I invite original research papers that reflect a broad range of discourses from both migration and non-migration in the context of climate change adaptation. Papers can be based on empirical case studies and/or conceptual work that is ‘tailored’ to suit the environmental (non-)migration conversation in general, and which captures one or some of the following aspects: indicators of (non-)migration; community cohesion and non-migration; disaster and migration; the impact of environmental change on factors that reduce migration; social communication and network, stakeholders, and migration; circular migration and non-migration nexus; trapped population; gender and migration, etc.

Dr. Bishawjit Mallick

Guest Editor

Keywords

  • environmental migration
  • environmental non-migration
  • disaster-induced displacement
  • non-migration
  • migration
  • climate change adaptation
  • trapped population
  • environmental refugee
  • adaptation planning

Published Papers (1 paper)

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Research

Open AccessArticle Climatic Impacts and Responses of Migratory and Non-Migratory Fishers of the Padma River, Bangladesh
Soc. Sci. 2018, 7(12), 254; https://doi.org/10.3390/socsci7120254
Received: 31 August 2018 / Revised: 26 November 2018 / Accepted: 27 November 2018 / Published: 3 December 2018
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Abstract
This study empirically assesses the impacts of climatic events on the inland fishers (i.e., migratory and non-migratory) in Bangladesh and explores their responses to those events. Here, the migratory refers to the fishers who change their fishing location seasonally and voluntarily, whereas the [...] Read more.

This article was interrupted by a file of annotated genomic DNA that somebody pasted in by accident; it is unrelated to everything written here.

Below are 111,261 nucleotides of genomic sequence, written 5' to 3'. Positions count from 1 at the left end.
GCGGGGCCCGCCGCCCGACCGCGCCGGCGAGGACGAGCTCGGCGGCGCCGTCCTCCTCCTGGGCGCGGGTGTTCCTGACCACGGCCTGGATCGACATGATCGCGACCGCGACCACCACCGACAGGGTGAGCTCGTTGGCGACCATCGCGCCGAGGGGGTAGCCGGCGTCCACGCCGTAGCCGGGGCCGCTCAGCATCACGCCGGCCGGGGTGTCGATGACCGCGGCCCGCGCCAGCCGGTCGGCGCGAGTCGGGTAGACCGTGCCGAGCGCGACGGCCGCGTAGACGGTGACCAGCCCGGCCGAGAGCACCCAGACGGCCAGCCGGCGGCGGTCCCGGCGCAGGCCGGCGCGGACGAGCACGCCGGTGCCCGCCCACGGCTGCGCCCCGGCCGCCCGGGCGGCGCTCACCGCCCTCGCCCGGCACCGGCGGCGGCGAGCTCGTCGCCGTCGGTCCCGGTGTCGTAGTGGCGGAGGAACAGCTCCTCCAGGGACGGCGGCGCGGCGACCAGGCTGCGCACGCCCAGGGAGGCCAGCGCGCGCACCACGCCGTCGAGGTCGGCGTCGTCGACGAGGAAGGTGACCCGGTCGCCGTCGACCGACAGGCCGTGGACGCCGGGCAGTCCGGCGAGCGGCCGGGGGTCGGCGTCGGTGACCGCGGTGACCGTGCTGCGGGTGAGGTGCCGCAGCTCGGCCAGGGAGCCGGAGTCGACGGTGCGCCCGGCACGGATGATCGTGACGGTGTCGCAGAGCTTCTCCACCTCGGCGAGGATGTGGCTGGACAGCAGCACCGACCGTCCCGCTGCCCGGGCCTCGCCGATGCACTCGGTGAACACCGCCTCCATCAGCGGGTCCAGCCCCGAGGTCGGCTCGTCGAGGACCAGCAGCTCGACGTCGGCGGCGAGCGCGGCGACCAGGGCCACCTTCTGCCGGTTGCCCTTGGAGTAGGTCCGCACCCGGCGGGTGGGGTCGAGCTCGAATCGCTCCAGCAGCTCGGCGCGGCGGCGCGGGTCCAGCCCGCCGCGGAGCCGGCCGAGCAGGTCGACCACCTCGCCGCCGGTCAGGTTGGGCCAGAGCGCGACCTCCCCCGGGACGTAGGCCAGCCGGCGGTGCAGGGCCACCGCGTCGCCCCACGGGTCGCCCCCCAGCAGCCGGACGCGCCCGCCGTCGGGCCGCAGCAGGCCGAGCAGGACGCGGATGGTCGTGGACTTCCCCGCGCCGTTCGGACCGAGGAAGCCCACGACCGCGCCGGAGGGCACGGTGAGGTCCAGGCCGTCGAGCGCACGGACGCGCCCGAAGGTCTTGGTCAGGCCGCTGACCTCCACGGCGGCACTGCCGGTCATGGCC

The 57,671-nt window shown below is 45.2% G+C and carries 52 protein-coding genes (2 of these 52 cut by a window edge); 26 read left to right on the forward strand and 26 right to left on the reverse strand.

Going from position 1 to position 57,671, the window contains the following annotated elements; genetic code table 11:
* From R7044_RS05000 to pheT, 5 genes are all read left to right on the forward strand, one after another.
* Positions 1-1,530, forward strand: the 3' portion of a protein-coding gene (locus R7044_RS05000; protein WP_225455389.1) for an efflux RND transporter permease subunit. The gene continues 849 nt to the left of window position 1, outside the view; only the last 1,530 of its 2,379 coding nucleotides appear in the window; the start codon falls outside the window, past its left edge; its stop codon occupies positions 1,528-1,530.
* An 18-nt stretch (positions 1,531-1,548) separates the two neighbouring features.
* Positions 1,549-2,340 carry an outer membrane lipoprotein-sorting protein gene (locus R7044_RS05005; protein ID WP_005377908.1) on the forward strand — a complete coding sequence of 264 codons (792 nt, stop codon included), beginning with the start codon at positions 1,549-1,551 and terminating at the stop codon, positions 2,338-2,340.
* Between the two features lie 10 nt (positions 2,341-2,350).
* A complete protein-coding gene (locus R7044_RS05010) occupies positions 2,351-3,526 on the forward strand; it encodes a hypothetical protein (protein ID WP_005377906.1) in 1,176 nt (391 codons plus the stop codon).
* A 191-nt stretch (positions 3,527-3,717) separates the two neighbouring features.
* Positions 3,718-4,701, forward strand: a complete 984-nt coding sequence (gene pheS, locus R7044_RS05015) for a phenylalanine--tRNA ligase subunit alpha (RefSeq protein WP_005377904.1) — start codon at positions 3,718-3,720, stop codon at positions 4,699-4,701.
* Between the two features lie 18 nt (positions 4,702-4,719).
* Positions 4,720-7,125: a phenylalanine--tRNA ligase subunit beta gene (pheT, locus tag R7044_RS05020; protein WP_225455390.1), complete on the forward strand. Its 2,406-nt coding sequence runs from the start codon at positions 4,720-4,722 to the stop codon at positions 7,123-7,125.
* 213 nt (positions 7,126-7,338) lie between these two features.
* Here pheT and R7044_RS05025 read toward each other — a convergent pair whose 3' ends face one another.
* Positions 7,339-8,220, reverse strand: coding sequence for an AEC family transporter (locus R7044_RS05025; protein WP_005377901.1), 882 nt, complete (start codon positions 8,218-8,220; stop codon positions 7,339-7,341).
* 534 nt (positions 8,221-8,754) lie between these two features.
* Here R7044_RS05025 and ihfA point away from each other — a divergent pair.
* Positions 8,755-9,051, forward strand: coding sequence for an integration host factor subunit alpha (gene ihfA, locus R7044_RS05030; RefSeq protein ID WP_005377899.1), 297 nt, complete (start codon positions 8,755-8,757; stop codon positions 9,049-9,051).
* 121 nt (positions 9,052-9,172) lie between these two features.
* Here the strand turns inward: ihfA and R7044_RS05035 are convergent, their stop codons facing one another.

This study empirically assesses the impacts of climatic events on the inland fishers (i.e., migratory and non-migratory) in Bangladesh and explores their responses to those events. Here, the migratory refers to the fishers who change their fishing location seasonally and voluntarily, whereas the non-migratory fishers fish in the same area. It is assumed that there exist differences in both the impacts of an event and the responses to the event between migratory and non-migratory fishers and therefore, a ‘difference triangle’ conceptual framework is developed and tested empirically under this research. Employing mix-method (qualitative and quantitative), a field study was conducted during July–October 2015 from the Padma River depended fishers. Identified climatic events under this study are: storms, changes in rainfall and temperature and riverbank erosion. The migratory and non-migratory fishers were affected quite similarly by storms and changes in rainfall and temperature. However, riverbank erosion affected only non-migratory fishers. Both the migratory and non-migratory fishers adopted different strategies to cope with different climatic events, like, they took shelter in safe places, sold productive assets, reduced food consumption, took credit from informal sources and employed their school-going children. As adaptation strategies, they modernized their fishing boats, intensified fishing, built embankments and diversified livelihoods. Unlike the impacts, considerable differences were found in their coping and adaptation strategies. Comparing to non-migratory fishers, a smaller number of migratory fishers sold their assets, took informal credit and intensified fishing and diversified their livelihoods. The result of this study indicates the significance of differences in the impacts of climatic events for the migratory and non-migratory fishers and therefore, this research has policy implication for the betterment of fishers’ community in general. Full article